WASHINGTON - The nation's inmate population swelled to more than 2 million for the first time last year, with nearly one in every 142 U.S. residents behind bars, a new Justice Department survey says.
In a one-day head count conducted June 30, the 50 states, the District of Columbia and the federal government held 1,355,748 prisoners, accounting for about two-thirds of the nation's incarcerated population, according to the annual survey by the department's Bureau of Justice Statistics. Local, municipal and county facilities nationwide held 665,475 inmates on that day.
Statisticians at the agency, which has been tracking the nation's prison population since 1977, acknowledged that it was only a matter of time before this benchmark was reached.
But underlying the decadeslong growth trend is a twist: The federal prison numbers are rising rapidly, but the growth rate in state prisons is slowing. While the federal prison system expanded by 5.7 percent between 2001 and last year - adding 8,042 inmates - state prisons grew by just 0.9 percent, or 12,440 new inmates. The rate of increase among the federal prison population has outpaced the states' since 1995.
With crime numbers declining throughout the country, states with some of the largest prison systems saw their inmate populations shrink. Texas' numbers fell 3.9 percent, the largest reduction for any state, followed by New York at 2.9 percent, Delaware at 2.3 percent and California at 2.2 percent. Although its incarcerated population dropped by 3,650, California continues to maintain the largest state prison system, with 160,315 inmates, followed by Texas, Florida and New York.
But in 20 states - led by Rhode Island at 17.4 percent and New Mexico at 11.1 percent - the inmate population grew by more than 5 percent from the previous year.
Maryland's inmate population grew by 1.5 percent.
Other highlights from the report released yesterday:
In contrast to the slow growth in state prison populations, the number of people held in local jails - which house individuals awaiting trial, in addition to those already sentenced - jumped by 5.4 percent last year, growing faster than the number of new jail beds for the first time since 1997. Los Angeles County maintained its title of the biggest local jail system in the country, with an average daily population of 19,258 inmates.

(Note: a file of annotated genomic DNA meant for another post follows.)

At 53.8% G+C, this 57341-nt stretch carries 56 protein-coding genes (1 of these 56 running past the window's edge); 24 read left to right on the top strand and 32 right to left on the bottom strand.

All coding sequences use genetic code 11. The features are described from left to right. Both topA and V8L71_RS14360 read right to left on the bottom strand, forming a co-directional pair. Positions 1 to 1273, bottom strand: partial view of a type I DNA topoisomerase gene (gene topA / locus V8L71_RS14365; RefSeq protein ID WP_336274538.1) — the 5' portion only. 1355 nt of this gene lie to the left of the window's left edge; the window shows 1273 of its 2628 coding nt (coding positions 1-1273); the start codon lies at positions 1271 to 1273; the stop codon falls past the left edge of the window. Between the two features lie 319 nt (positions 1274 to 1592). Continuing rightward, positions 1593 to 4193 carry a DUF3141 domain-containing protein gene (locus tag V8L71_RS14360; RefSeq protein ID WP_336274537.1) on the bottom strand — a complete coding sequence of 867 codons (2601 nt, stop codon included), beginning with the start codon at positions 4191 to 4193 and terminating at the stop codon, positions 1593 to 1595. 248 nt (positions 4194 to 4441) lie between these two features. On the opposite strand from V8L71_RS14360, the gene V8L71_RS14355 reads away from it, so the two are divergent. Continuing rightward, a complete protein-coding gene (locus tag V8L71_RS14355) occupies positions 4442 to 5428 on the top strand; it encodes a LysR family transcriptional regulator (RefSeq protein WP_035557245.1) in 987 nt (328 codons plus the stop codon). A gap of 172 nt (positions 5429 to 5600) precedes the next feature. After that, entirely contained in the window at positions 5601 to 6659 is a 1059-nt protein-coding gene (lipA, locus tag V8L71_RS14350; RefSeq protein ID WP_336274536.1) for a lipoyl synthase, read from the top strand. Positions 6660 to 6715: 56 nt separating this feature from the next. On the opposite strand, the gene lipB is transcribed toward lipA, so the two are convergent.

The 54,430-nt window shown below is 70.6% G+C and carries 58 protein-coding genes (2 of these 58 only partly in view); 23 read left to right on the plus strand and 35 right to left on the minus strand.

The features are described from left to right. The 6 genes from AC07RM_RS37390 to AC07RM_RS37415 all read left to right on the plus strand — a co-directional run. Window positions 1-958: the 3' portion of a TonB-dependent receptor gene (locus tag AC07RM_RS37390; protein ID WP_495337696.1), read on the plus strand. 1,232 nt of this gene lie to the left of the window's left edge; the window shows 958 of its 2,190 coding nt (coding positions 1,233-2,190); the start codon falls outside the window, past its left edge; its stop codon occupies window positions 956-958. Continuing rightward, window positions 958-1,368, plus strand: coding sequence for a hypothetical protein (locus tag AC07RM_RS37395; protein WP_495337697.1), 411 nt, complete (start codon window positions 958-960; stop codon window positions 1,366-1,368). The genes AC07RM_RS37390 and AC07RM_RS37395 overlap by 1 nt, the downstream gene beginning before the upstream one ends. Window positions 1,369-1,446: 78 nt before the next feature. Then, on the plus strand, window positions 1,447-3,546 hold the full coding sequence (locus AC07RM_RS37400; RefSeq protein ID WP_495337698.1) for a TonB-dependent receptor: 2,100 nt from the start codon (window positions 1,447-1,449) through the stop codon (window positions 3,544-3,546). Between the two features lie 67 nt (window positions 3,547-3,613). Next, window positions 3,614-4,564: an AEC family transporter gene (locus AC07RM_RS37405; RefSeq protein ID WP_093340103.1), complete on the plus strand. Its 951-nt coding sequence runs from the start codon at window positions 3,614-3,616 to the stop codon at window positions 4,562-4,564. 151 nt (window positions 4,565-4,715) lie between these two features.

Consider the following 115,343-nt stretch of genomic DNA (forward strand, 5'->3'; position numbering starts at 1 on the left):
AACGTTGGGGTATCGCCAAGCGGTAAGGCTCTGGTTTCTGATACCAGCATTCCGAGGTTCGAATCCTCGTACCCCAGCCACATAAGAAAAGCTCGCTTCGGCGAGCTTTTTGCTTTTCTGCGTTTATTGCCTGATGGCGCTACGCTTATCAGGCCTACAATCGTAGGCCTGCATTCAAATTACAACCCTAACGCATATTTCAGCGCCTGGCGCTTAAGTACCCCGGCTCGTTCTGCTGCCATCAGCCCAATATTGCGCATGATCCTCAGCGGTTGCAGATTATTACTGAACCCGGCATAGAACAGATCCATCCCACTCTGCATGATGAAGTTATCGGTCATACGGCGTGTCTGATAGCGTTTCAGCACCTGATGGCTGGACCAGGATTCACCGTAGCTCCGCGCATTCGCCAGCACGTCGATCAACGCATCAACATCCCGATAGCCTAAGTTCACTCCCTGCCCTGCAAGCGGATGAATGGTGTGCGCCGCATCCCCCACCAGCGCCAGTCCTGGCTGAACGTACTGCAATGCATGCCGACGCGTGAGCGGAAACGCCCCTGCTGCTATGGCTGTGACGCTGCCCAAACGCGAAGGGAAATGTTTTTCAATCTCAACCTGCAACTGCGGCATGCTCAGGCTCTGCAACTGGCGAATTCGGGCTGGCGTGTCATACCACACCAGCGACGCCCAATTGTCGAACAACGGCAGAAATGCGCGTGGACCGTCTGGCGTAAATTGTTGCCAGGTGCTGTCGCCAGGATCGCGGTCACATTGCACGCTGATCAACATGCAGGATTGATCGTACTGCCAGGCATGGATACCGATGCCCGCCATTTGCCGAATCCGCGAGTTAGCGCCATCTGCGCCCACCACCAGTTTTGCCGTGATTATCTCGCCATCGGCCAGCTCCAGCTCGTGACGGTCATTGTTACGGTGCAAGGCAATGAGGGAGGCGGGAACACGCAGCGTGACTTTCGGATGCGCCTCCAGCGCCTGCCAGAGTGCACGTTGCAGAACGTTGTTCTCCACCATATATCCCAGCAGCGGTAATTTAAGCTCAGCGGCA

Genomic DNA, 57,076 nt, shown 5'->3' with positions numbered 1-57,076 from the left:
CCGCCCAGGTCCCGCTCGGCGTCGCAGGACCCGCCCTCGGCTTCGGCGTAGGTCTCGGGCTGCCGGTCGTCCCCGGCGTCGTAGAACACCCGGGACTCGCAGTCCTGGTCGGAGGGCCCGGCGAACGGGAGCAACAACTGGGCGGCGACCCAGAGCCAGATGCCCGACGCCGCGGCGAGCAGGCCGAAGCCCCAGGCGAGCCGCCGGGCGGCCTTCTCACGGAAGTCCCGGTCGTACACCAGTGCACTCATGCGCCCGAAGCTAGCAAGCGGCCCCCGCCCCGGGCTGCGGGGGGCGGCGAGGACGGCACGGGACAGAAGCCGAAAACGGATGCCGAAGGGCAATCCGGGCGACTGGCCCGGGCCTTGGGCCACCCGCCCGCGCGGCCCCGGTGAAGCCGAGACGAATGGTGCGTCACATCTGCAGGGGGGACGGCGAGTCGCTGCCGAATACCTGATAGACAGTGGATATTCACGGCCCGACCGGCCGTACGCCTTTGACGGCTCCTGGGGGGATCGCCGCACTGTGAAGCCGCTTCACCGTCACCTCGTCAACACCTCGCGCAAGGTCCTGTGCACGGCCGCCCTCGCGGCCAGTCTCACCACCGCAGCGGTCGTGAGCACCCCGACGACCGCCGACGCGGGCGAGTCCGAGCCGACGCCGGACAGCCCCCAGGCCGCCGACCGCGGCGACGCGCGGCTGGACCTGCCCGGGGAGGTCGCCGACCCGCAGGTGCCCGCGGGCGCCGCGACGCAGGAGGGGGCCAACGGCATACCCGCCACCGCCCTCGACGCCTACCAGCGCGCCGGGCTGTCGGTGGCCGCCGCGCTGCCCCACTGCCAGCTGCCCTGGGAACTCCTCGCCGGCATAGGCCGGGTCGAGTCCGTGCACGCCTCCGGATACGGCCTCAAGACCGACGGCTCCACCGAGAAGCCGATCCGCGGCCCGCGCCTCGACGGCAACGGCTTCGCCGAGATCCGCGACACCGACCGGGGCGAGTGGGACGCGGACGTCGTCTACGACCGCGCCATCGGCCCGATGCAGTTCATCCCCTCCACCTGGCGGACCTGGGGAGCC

Overcrowding remains more acute on the federal level: Federal prisons were operating at an average of 31 percent above capacity, while state prisons were between 1 percent and 16 percent above capacity.
One-quarter of all federal prisoners were not U.S. citizens. The number of noncitizens in federal and state prisons was 88,776 on the day of the survey, a 1 percent increase from a year before.
Racial and ethnic disparities have not shifted. Among all men in the United States in their 20s and early 30s, an estimated 12 percent of blacks, 4 percent of Hispanics and 1.6 percent of whites were in prison or jail.
The number of minors held in adult state prison facilities was 3,055, down nearly 3 percent from the previous year. Additionally, adult jails held 7,248 inmates younger than 18.
Men are about 15 times more likely than women to be incarcerated in a state or federal prison. For every 100,000 women in the United States, 60 were serving a sentence of longer than one year, compared with 902 male inmates per 100,000 men.
Experts note different reasons for the widening gap between the number of inmates held on the federal and state levels. Chief among them are growing budget troubles, which are causing many states to trim their prison populations by sentencing nonviolent drug offenders to treatment programs.
They also point to the expanding reach of the federal criminal justice system, which now encompasses crimes such as drug- and gun-related offenses.
Aparna Kumar is a reporter for the Los Angeles Times, a Tribune Publishing newspaper.